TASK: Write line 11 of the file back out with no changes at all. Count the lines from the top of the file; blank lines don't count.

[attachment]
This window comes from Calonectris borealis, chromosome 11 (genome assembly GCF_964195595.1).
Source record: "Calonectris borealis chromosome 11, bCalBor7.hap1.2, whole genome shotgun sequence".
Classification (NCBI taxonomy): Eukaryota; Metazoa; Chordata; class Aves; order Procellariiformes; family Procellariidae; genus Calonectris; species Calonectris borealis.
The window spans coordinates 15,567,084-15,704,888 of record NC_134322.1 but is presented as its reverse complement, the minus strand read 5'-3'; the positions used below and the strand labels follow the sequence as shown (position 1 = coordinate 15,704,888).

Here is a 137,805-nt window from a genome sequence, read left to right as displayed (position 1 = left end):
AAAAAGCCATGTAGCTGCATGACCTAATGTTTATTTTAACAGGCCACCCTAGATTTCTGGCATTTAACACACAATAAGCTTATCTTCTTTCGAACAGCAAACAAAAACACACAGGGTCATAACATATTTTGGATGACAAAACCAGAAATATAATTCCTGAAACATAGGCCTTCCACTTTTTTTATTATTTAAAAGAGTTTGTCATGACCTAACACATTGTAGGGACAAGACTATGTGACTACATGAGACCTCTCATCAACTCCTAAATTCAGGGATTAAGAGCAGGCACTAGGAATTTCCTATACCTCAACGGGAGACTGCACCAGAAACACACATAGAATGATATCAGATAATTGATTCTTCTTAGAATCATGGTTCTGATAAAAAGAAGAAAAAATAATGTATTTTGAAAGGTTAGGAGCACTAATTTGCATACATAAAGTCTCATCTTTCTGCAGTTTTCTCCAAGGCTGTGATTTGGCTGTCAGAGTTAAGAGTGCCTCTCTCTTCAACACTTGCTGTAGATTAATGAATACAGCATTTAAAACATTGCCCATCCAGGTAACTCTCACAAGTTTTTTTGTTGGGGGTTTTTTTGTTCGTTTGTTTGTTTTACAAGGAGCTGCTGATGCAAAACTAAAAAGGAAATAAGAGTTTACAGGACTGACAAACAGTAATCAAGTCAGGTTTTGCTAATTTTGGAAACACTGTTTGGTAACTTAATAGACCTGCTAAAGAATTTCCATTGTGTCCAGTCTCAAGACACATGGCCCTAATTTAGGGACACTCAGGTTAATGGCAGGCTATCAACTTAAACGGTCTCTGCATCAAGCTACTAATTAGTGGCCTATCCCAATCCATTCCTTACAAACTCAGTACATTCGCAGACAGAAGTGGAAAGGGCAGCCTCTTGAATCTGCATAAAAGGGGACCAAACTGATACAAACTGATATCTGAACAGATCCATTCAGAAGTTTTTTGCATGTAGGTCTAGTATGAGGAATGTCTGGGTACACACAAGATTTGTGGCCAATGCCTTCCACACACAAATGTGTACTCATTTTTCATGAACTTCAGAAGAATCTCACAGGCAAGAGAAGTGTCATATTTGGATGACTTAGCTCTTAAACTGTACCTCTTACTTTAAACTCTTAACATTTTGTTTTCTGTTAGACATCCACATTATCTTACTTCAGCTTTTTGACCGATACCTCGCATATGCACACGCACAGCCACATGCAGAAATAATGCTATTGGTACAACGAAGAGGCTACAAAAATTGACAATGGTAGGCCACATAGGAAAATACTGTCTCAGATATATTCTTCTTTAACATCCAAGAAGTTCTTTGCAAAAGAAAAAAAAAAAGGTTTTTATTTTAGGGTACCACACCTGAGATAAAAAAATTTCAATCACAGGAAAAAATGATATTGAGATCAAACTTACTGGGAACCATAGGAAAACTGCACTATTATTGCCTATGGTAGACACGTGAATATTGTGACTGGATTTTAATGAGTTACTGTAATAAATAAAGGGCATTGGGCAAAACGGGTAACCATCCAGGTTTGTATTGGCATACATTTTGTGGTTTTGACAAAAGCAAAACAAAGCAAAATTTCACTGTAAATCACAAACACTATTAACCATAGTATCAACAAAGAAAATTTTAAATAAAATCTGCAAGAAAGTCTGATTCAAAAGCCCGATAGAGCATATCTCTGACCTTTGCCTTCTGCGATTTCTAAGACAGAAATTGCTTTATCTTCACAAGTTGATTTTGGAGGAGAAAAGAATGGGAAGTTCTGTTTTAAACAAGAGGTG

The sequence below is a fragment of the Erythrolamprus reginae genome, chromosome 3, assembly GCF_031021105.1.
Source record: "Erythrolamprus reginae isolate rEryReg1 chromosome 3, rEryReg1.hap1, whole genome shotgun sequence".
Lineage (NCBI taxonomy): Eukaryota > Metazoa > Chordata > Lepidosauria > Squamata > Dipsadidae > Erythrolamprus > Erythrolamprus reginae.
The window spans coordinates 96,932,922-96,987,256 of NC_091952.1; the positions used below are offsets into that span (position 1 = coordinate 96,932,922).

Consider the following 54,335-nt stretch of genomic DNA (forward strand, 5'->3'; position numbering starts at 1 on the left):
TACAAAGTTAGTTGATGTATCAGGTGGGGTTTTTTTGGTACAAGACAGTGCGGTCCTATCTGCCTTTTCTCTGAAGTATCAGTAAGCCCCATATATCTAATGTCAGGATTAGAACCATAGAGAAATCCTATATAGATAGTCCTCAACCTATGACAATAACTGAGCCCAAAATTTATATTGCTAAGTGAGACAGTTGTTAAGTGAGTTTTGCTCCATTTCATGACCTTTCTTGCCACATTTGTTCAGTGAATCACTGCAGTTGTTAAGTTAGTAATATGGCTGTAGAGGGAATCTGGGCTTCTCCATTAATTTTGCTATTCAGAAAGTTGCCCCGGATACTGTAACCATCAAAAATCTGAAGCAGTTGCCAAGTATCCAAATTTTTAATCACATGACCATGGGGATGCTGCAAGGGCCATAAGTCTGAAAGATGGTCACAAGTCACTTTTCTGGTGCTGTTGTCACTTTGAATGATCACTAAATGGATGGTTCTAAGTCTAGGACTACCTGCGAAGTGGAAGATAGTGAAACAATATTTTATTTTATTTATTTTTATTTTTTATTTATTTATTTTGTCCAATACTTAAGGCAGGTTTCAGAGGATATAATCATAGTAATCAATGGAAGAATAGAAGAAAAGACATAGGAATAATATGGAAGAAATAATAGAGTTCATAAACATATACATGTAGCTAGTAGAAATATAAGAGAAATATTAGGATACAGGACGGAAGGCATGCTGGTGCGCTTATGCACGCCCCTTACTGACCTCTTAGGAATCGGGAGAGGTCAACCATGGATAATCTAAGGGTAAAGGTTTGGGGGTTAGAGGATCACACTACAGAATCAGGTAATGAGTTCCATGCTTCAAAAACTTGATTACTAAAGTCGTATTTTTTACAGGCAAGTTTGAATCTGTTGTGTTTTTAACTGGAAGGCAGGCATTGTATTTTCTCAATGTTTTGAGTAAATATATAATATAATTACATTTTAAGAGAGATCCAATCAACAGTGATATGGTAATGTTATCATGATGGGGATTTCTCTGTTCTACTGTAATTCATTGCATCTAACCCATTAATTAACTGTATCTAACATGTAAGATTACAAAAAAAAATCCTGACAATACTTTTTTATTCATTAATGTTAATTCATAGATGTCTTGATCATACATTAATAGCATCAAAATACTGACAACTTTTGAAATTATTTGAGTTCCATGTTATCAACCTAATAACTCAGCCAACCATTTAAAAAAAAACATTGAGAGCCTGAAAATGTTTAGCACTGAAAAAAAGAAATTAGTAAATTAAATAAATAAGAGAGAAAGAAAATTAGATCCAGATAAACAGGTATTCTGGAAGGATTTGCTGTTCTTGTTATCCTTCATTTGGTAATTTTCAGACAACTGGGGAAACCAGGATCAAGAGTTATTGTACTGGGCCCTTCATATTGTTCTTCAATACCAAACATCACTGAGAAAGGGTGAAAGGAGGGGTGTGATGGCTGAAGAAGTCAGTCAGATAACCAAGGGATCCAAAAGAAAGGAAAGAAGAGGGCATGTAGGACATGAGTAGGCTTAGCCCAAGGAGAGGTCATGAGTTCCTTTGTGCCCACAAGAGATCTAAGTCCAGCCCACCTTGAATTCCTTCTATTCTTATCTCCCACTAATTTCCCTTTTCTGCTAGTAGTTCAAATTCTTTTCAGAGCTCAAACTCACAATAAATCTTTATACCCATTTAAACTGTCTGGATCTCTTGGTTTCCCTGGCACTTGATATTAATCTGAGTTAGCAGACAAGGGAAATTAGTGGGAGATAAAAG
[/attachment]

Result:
Consider the following 54,335-nt stretch of genomic DNA (forward strand, 5'->3'; position numbering starts at 1 on the left):